After a controversial victory over the Detroit Lions on Monday night, the Seattle Seahawks visit the undefeated Cincinnati Bengals on Sunday, and look to go 3-2 on the season.
Although they pulled off the win, and improved to 2-2, the victory was marred with controversy. As Lions wide receiver Calvin Johnson reach out for the touchdown, Seahawks safety Kam Chancellor made a superb play, stripping Johnson short of the goal line. As a result of the strip, the ball ended up in the end zone, where K.J. Wright swatted it out of bounds:
NFL VP of Officiating Dean Blandino comments on the Lions-Seahawks ending. http://t.co/BO90lIlUl8
— NFL (@NFL) October 6, 2015
There should have been a penalty on the play, but instead the Seahawks dodged a huge bullet, and finished on top 13-10. The play occurred in the same end zone that the infamous “Fail-Mary” took place in September of 2012.
The game showcased two excellent defences. The Lions terrorized Russell Wilson, and generated 6 sacks, as opposed to the zero that the Hawks were able to generate. The Lions were also able two force Russell Wilson to fumble twice, running one back for a touchdown.
The Seahawks only allowed the Lions to score a field goal, as they bottled up Detroit’s anemic run game, and shut down their passing game. Since Chancellor’s return, the Hawks have yet to allow an offensive touchdown.
Despite the controversial call, Michael Bennett thinks Kam Chancellor deserves a raise. http://t.co/wcFmjlbr7h
— SportsCenter (@SportsCenter) October 6, 2015
Despite the harassment from the Lions defensive line, Wilson used his feet to extend plays, throwing for 287 yards and a score, and rushing for 40 yards. He continued his rapport with receiver Jermaine Kearse, connecting twice for 84 yards. Rookie receiver Tyler Lockett was more involved in the offence, snagging four passes for 58 yards. Tight end Jimmy Graham caught four passes for a modest 29 yards. Replacing Marshawn Lynch, rookie running back Thomas Rawls added 48 rushing yards on 17 carries.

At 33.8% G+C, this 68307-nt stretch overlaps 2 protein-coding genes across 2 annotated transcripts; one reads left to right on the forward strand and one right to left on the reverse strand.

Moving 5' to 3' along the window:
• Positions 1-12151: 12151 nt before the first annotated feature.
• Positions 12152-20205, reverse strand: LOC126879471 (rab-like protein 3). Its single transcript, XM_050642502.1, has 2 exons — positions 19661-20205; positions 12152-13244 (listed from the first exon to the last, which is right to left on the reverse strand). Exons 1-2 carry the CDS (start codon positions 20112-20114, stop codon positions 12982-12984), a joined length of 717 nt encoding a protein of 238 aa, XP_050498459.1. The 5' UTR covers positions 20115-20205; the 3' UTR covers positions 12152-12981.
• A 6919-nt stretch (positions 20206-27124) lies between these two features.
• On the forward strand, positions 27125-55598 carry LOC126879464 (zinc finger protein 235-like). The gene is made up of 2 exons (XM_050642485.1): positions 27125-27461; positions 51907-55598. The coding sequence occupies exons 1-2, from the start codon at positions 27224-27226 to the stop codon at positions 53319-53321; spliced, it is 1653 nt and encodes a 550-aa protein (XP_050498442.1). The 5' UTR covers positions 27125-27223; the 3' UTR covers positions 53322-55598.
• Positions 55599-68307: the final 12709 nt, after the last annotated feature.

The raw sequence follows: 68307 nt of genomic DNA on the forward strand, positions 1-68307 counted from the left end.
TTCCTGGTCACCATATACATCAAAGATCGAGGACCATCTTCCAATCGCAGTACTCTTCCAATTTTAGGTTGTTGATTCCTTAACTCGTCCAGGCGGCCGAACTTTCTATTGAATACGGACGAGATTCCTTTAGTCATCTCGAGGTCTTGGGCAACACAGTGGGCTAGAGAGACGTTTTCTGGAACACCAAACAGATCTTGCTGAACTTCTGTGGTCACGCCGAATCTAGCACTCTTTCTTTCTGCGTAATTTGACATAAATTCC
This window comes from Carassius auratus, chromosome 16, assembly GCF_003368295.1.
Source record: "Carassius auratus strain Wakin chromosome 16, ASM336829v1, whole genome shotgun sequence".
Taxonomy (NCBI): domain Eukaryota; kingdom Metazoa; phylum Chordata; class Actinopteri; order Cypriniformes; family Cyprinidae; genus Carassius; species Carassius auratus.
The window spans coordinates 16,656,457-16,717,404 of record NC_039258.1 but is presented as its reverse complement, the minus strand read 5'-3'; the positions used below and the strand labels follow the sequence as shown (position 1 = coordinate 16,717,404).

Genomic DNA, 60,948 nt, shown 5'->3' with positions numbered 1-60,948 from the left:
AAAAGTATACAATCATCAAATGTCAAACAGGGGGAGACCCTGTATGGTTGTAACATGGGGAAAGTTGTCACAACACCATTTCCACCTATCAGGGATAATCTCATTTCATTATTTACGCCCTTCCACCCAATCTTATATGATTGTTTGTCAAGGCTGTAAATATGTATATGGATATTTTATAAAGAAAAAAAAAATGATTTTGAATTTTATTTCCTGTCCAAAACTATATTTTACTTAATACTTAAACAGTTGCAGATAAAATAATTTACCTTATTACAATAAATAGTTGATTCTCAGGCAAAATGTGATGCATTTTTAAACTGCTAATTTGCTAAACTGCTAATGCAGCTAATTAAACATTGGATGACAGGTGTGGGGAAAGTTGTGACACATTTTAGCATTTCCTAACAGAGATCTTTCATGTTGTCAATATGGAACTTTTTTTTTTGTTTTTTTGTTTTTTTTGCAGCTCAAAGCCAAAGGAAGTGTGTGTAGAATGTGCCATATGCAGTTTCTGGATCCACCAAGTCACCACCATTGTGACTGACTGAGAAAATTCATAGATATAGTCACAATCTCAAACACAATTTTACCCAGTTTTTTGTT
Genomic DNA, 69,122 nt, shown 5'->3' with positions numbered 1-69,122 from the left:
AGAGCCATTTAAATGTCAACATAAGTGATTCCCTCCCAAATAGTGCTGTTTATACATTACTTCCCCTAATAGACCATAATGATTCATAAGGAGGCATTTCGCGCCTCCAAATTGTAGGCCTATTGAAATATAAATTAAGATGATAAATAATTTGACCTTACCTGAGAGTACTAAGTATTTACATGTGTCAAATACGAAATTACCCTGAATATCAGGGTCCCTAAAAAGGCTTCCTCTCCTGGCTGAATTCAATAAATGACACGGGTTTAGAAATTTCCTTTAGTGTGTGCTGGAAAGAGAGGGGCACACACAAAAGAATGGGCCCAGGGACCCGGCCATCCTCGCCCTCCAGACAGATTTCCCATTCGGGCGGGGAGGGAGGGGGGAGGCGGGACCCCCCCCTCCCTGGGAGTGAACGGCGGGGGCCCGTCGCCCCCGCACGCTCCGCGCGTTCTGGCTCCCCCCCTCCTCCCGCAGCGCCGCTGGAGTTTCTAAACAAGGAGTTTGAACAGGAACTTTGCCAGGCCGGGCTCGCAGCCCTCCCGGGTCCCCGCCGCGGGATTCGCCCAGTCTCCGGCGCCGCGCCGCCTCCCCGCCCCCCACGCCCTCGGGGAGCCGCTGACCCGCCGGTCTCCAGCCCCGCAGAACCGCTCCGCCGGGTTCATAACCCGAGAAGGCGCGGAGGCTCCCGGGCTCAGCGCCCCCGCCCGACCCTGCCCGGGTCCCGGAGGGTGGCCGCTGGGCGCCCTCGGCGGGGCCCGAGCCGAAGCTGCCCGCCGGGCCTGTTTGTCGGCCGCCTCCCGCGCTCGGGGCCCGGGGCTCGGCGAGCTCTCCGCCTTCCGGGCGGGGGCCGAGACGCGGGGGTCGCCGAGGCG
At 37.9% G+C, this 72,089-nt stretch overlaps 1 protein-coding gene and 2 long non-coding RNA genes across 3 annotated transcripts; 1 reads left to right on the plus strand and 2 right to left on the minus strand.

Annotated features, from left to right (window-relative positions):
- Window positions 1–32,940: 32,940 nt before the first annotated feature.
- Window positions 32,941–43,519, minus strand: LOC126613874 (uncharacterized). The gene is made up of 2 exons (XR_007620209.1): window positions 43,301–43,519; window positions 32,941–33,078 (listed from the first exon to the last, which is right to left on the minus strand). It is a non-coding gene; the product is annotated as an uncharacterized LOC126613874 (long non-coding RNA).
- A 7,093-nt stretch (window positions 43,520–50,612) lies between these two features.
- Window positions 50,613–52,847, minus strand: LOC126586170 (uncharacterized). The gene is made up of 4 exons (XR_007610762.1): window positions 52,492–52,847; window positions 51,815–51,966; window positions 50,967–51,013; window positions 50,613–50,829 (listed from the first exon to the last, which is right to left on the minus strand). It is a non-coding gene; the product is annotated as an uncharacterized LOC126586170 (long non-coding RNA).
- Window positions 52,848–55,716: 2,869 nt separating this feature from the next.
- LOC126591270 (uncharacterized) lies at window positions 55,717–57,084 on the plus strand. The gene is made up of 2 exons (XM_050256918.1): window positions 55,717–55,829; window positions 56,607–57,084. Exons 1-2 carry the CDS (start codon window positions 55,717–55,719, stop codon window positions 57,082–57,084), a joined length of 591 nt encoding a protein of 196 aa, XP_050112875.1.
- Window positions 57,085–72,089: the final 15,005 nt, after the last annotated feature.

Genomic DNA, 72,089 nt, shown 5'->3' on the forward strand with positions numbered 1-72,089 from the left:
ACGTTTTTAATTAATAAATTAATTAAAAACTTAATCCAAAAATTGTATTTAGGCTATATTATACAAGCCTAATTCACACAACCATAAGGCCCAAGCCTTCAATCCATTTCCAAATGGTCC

This Week: Seahawks (2-2) at Bengals (4-0)
Game Day: Sunday, October 11
Kickoff: 10 a.m.
TV: FOX / TSN
- Passing Offence: Seahawks – 27th / Bengals – 4th
- Rushing Offence: Seahawks – 7th / Bengals – 7th
- Passing Defence: Seahawks – 5th / Bengals – 27th
- Rushing Defence: Seahawks – 7th / Bengals – 6th
The Cincinnati Bengals have looked impressive this season. Led by quarterback Andy Dalton and receiver A.J. Green, the Bengals have put an aerial assault on opponents. They’re currently scoring a minimum of 24 points per game, averaging 422 yards per game in total offence.
Dalton has already thrown for 1,187 yards and 9 touchdown, whereas Green has caught 25 balls for 174 yards and three touchdowns. The Hawks secondary will have their hands full, as the Bengals talented receivers in Marvin Jones, Mohamed Sanu, and tight end Tyler Eifert, who has tapered off after a hot start.
Despite Jeremy Hill getting the nod as the starter at running back for season, Giovani Bernard has been the more productive of the two, rushing for 297 yards and a score. Hill only has 163 yards on four less carries, but has five touchdowns on the season.
It will be the battle of the good running game and the stout run defence for both teams, as both teams are equals in rushing yards per game, and both have been excellent in defending the run.
However, in the case of the Seahawks, the status of running backs Marshawn Lynch and Fred Jackson is questionable. Lynch, in Pete Carroll’s words, is “day to day.” Jackson, according to Carroll, is looking good, and could potentially play on Sunday. Thomas Rawls will more than likely have to face the smothering attack of the Bengals.
Despite the six sacks, Wilson and the Hawks had a decent passing performance against a soft Lions secondary, and should find similar success against the Bengals secondary. Wilson will look to continue his rapport with Kearse, and build on the chemistry that is beginning to grow with Lockett. The Bengals aren’t exactly generous towards tight ends, so it will be interesting to see how Jimmy Graham is worked into the game plan.